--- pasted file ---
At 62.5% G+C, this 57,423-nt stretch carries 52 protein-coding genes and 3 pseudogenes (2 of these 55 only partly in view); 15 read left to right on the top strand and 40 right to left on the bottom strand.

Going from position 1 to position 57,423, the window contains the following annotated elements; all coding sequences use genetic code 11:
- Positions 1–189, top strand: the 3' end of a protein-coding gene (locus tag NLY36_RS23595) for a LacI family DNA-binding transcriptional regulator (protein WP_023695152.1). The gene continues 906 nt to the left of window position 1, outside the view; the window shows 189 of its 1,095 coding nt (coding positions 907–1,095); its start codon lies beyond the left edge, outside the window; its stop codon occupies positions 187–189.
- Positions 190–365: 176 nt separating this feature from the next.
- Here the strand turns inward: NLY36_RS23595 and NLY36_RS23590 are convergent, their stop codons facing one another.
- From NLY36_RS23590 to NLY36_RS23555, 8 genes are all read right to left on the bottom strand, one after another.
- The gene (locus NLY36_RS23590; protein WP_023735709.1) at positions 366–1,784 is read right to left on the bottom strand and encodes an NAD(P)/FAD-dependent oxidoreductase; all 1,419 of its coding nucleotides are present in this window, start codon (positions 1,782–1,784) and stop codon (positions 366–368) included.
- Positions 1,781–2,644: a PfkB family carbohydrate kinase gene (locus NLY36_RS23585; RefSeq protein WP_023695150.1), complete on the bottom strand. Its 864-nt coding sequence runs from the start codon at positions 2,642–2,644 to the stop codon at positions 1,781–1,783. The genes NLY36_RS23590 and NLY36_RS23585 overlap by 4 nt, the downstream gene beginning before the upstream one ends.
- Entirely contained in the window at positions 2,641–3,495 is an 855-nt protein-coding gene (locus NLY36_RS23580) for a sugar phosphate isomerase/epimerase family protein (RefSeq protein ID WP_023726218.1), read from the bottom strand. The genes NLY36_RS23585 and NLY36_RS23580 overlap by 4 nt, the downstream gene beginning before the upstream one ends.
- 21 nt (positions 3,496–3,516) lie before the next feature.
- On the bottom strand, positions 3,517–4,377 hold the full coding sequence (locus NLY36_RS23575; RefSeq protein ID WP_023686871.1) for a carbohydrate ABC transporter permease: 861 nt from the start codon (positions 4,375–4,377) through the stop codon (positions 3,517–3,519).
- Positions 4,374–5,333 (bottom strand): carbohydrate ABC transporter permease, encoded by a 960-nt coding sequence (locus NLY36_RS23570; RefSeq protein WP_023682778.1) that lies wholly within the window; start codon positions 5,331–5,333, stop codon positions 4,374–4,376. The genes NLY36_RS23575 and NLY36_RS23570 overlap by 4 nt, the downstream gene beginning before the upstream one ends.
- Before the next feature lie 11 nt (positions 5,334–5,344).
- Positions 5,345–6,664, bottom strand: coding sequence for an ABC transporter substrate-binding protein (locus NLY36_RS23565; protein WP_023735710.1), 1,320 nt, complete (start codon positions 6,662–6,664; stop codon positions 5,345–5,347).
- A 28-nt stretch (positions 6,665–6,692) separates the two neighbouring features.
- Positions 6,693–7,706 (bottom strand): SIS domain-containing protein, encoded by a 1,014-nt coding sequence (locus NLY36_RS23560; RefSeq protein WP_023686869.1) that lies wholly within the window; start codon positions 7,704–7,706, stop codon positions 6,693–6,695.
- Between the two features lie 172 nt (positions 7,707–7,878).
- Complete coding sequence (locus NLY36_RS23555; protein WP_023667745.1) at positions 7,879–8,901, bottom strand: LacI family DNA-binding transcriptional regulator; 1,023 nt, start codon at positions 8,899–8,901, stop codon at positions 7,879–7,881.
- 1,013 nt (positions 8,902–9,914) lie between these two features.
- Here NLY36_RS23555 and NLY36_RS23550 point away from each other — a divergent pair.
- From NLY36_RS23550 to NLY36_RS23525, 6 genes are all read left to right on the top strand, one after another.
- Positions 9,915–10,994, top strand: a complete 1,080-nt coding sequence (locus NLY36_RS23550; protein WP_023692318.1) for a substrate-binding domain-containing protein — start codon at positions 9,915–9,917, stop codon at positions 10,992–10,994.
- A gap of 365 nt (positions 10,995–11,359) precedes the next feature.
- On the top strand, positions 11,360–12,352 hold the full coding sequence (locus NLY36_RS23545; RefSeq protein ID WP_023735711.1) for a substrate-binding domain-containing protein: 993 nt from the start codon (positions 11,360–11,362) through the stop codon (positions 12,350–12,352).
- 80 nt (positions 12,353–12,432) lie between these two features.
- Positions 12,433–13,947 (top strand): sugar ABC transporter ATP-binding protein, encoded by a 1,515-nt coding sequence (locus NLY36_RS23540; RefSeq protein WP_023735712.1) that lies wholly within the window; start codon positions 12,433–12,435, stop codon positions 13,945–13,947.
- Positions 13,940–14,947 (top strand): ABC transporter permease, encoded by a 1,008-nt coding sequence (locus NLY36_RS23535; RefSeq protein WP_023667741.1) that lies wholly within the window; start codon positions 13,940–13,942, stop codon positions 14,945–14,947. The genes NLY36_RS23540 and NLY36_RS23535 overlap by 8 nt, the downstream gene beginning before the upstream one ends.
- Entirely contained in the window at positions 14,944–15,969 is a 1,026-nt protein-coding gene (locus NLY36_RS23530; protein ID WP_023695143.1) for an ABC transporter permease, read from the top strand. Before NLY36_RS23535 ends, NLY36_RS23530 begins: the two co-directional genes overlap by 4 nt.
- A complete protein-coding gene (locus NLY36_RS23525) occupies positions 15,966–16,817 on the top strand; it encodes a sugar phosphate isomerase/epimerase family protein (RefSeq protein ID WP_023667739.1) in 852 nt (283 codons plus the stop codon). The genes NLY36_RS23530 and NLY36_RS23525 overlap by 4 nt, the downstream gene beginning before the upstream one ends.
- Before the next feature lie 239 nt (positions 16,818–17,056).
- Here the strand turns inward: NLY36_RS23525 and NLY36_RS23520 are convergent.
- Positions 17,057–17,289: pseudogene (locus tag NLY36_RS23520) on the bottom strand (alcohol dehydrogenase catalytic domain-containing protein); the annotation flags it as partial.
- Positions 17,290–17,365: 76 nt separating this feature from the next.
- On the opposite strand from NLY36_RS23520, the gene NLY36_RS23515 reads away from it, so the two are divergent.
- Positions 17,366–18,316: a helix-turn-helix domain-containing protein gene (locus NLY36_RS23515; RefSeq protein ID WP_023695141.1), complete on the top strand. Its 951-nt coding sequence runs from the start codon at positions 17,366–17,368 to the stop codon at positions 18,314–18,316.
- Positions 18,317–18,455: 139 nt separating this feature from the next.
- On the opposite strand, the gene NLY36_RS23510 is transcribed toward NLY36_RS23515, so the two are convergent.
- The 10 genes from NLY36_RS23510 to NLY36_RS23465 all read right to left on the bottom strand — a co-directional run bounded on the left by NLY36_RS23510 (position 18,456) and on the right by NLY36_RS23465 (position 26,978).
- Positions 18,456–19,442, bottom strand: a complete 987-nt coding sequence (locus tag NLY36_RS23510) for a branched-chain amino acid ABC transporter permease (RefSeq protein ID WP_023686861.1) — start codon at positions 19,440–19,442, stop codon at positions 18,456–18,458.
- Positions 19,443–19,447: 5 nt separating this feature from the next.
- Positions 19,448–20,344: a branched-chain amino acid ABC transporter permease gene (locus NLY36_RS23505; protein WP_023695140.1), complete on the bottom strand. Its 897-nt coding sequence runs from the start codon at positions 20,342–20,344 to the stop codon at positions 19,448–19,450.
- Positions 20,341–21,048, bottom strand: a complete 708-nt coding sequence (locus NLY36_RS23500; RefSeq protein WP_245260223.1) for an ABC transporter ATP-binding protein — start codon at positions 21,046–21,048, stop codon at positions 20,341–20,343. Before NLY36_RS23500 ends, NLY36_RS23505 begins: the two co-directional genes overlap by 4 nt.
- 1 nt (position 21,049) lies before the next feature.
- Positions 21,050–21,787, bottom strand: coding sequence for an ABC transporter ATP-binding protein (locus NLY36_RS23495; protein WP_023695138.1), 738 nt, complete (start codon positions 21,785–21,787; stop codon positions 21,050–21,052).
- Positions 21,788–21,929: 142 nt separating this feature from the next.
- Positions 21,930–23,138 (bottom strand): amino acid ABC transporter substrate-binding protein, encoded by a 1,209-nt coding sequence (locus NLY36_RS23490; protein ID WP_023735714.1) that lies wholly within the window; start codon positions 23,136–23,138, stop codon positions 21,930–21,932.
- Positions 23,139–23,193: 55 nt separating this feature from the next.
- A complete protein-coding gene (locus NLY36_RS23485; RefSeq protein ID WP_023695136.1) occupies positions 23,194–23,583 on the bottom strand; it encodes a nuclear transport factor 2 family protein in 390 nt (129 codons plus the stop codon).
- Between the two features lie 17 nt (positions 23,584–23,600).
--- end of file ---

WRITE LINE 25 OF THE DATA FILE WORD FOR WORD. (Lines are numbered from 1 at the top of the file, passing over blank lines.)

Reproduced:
- 80 nt (positions 12,353–12,432) lie between these two features.